7 Tips for Effective Use of Icons

Designing icons can be a lot of fun. But once you have a good set, what do you do with them?
Icons are not just miniature links for Facebook or Instagram — they can be fully interactive cues that help lead users through a design and provide extra visual spark.
 Icons can be small or large, black and white or colored, flat or intricate. No matter what style appeals to you, effective use of icons can enhance usability and the aesthetic value of almost any design project.

1. Add Visual Interest

  • Not every image is going to be a breathtaking landscape. Sometimes images just fall short.
  • Fun iconography can help add more interest to these somewhat uninteresting photos. 
  • Use icons to enhance the content of the photo, provide an extra bit of information and provide an interaction cue.
2. Create Interaction
  • Icons don’t have to fit into specific placements to encourage user interaction. (Too many templates use the three column icon/text combination in the scroll.
  • Icons can actually be the element that drives interactivity. Pair iconography and parallax scrolling that items move across the screen.
  •  Layer icons with images another background to create an element that’s a bit unexpected.
  • Boone Selections creates a travel scene for its wines using iconography in a way that makes you want to scroll. 

3. Use Animation
  • No one ever said that icons have to be static elements. Animate them!
  • But don’t go too crazy. The best icon animations relate to the content of the icon itself. Movements shouldn’t be too fast because it can be a little unnerving. 
  • Movements shouldn’t be too slow because users might miss them. There’s a sweet spot in the middle where icon movement provides a bit of delight.
4. Create Icon Clusters
  • Clusters of interesting shapes, sketches or otherwise hand-crafted icons can make an interesting visual.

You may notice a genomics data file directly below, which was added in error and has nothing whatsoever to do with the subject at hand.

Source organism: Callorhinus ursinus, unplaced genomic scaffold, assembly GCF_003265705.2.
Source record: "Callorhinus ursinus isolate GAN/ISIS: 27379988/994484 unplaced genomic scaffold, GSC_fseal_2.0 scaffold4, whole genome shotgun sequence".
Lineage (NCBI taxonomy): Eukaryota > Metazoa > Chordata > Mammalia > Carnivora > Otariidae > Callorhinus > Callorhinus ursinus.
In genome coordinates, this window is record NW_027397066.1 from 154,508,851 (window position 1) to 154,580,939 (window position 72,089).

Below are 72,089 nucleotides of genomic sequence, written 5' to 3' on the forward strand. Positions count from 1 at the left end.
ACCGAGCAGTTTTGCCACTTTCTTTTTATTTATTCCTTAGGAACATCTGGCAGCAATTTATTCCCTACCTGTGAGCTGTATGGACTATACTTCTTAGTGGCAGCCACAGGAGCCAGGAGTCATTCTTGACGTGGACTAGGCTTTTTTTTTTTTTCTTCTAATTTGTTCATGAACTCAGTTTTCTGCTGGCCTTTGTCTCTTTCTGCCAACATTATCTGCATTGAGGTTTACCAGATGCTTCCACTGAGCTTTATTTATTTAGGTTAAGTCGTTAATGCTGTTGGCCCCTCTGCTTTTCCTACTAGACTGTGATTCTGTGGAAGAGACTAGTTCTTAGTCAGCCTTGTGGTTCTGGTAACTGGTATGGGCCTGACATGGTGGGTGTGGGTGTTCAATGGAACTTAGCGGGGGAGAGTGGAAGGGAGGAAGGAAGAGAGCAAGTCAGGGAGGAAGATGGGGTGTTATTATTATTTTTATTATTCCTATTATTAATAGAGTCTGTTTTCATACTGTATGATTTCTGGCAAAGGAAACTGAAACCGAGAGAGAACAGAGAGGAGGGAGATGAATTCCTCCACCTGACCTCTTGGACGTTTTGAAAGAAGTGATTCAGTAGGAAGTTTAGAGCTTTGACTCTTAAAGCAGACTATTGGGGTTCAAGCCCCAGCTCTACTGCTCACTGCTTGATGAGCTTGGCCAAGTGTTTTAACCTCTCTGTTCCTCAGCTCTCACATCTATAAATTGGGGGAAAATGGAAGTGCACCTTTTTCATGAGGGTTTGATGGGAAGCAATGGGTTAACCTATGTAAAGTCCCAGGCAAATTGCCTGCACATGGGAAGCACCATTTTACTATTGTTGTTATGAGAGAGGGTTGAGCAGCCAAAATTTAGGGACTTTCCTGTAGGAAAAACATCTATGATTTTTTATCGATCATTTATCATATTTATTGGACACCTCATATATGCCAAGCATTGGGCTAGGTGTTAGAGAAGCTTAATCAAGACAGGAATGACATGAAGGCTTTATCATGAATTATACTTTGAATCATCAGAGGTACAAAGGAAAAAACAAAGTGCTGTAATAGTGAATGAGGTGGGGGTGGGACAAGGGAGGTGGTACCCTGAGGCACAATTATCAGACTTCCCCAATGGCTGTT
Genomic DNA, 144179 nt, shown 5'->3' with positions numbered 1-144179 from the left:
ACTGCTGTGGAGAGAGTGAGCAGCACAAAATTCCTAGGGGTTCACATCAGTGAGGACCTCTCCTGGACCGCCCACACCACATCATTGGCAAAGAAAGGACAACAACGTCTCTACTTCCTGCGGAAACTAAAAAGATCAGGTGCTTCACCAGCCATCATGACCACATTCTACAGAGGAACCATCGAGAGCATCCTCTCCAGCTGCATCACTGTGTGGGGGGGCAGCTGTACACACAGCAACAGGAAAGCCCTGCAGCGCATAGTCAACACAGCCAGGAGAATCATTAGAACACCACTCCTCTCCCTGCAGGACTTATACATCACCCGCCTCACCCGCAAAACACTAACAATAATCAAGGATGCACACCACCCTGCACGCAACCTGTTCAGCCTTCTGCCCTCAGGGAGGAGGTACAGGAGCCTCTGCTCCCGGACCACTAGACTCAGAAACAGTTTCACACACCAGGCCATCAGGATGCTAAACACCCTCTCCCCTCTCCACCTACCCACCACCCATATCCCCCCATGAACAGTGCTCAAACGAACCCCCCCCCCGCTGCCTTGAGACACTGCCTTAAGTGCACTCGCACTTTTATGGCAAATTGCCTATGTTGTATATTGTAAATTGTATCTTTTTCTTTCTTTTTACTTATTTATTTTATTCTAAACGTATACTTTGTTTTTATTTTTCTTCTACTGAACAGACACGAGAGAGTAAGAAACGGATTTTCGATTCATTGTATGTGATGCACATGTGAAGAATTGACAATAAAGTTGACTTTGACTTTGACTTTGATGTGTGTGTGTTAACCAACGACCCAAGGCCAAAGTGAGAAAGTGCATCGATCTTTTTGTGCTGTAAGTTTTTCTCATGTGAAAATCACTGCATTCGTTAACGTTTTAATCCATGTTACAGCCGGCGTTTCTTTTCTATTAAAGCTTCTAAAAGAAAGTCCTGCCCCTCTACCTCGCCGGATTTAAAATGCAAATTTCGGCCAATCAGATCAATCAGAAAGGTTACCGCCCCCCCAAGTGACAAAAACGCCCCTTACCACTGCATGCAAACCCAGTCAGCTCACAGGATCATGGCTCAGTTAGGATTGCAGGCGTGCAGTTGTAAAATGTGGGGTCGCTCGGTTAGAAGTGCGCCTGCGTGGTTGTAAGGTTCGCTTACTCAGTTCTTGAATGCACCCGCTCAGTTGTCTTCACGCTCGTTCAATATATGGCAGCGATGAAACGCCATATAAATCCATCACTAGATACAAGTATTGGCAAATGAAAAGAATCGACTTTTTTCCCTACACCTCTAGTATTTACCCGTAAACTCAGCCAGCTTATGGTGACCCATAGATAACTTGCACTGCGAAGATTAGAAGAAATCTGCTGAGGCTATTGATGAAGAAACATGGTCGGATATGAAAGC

• The concept is displayed commonly on websites that distribute icon packs (such as the one above), but it has wider application.
  • Consider rows of icons – toy with using them under- or oversized for more impact – when you are lacking a good visual. 
5. Combine with Trendy Elements

  • Icons should be just one part of a design strategy for a project. Think about your content and pair iconography with another trendy element to create a modern aesthetic.
  • The nice thing about using icons is style flexibility. Icons come in seemingly every shape and form from line art, sketch-based styles to flat cut-out designs to elaborate miniature pieces of art.
  •  Once you have settled on a design style for a project, create a set of icons that match that visual tone.
  • The website for a History of Icons does this beautifully
6. Put a Whimsical Twist on It
  • For certain icons, there are standard designs that you’ll want to use so that users know exactly what those elements do.
  •  This can include icons for social media links, search, shopping carts and navigational arrows. You should never sacrifice usability for a new design.
  • But you can put your own whimsical twist on these standard icon styles. Change the color, tweak the shape or even redraw the icons in your style. 
7. Create Custom Sketches

  • Icons can be miniature art canvases in themselves. While the iconography trends lean more toward super flat, line art renderings, detailed sketching can provide a great custom option that is your own.
  • Every hand sketched set will be different. 
  • There’s no real way to categorize them other than to find something you can own. Sketched icons are often part of the identity of the brand that uses them.